Kickstarter is More “Pre-Ordering” Than “Investing”

Ben Brooks made two great comments on Kickstarter:

Do we back something because was see it as a pre-order? Do we back things because we want to support our friends? Why does this work on the web, when you would have laughed if it came in the mail to us? Are we backing ideas, or are we wanting products?


Elevation Dock, Flote Stand (to be fair I am not a backer, I just pre-ordered after it was funded), and a few other smaller projects have yet to ship anything to me. I knew the risks, but it has made me become very picky about what I do back now — and ultimately that hurts Kickstarter and other potential products.

By design, Kickstarter is a way to crowd source funding of ideas by spreading the funding across many people for small amounts. Usually giving money would guarantee a supporter at least one free instance of the item, and depending on the level of donation could result in more exclusive versions, or other perks.

But some people have soured on the creative system because items either don’t live up to their hype/potential, or never make it to completion at all. Defendants of the system argue that like a straight monetary investment in a company, there is a risk that your money will not return anything, but that’s not how Kickstarter is setup.

Instead Kickstarter lies somewhere in-between a regular investment and a pre-ordering system. When a Kickstarter member finds an item they want to back, they donate their money, but they are fully aware of how much money the company is asking for, and how much has been pledged so far. And if the company does not hit their goal by the designated time, the money is refunded. If the goal is hit, the expectation is that the items will be made and whatever was promised will be delivered.

Because there is no time limit, and no real guarantee of quality, these projects could take years to come to fruition and could change for better or worse in that time. That is what makes this so much more similar to pre-ordering, rather than investing. The difference though, is that usually with pre-ordering, an order can be cancelled at some point between when the order is placed and when it ships. Here, once the funding goal is met it can’t be refunded even if the item is never made.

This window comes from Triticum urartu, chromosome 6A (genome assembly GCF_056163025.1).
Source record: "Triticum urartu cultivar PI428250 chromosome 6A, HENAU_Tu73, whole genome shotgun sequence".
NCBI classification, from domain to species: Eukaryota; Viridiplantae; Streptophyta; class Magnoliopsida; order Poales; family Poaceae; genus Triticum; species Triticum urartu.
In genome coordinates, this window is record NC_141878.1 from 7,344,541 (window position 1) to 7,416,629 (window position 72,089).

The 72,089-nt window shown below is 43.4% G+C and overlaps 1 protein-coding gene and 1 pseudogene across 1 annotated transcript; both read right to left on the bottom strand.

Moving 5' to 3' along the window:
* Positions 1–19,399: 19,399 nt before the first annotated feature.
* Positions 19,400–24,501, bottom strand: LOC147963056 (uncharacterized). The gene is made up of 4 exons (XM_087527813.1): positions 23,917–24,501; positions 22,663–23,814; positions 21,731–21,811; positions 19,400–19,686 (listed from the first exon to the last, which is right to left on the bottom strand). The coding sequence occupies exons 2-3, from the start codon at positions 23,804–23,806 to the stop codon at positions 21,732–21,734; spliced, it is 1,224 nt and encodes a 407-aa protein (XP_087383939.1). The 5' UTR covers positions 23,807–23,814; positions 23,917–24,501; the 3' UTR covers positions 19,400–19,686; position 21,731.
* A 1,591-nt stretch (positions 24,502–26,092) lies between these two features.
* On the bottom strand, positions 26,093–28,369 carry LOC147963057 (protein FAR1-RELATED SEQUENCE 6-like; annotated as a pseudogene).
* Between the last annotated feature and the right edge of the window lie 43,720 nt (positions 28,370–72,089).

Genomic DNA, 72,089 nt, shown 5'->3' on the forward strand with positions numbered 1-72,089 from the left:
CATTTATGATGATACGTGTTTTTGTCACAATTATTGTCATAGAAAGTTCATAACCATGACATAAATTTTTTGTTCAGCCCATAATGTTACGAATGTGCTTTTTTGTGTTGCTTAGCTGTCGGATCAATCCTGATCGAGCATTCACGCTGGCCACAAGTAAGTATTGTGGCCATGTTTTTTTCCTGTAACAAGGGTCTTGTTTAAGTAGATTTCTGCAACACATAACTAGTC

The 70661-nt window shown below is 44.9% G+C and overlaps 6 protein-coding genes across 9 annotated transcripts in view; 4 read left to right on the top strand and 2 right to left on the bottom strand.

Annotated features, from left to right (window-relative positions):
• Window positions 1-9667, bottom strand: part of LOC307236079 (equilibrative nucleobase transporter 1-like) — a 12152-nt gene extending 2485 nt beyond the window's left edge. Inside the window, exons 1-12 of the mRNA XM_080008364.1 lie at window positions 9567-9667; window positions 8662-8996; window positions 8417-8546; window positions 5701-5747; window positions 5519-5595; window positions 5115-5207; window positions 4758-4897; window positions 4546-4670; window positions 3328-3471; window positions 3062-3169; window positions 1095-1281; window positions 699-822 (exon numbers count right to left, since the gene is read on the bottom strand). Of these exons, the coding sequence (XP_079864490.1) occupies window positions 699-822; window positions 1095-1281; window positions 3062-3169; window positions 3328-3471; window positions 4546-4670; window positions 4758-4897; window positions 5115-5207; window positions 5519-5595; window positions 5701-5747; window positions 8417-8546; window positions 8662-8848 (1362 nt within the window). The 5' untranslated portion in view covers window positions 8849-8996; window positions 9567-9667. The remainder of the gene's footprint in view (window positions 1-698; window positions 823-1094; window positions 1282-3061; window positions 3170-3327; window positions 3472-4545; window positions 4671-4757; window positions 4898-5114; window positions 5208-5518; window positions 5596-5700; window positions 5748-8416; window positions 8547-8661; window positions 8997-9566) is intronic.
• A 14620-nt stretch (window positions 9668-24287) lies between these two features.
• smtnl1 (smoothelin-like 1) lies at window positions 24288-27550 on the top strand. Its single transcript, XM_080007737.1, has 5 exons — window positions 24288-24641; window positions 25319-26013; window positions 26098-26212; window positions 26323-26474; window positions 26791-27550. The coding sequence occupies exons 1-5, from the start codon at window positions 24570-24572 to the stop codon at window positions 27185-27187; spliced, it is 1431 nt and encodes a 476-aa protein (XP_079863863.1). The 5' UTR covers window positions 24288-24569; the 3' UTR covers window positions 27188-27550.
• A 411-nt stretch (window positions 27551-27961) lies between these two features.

The reason this isn’t like investing, is that when someone like an angel investor puts up money, there are three possible outcomes:

  1. They will get exactly the same amount of money back
  2. They will get less money back
  3. They will get more money back

It’s #3 on this list is what makes investing so much different. There is always a chance that an investment will yield more than you put in. With Kickstarter, that almost never happens((There are occasions where the company includes a little bonus, but this is no guarantee)), and when it does, it’s not monetary gain.

To get back to Brooks’ points, I think most of the people who fund a Kickstarter project are backing products, not ideas. And they are not backing them as much as they are pre-ordering them. I would guess that a vast majority of people would say they are not OK with funding an item that never gets made. And as Brooks’ second comment says, most people would probably agree that one bad experience will make them extremely hesitant in the future.

I backed the Wingstand a while back. It came relatively soon after funding closed. They even gave me a free one to go with the one I actually thought I was getting. But it didn’t “wow” me like I thought it would, and I have been hesitant to back anything since. While I am all for supporting innovation, I would rather pay a bit of a premium later to know that something actually exists, and have a chance to read some reviews to know if it’s what I am looking for. I am sure I am not alone in this mindset, and that is why I don’t think Kickstarter is all it’s cracked up to be.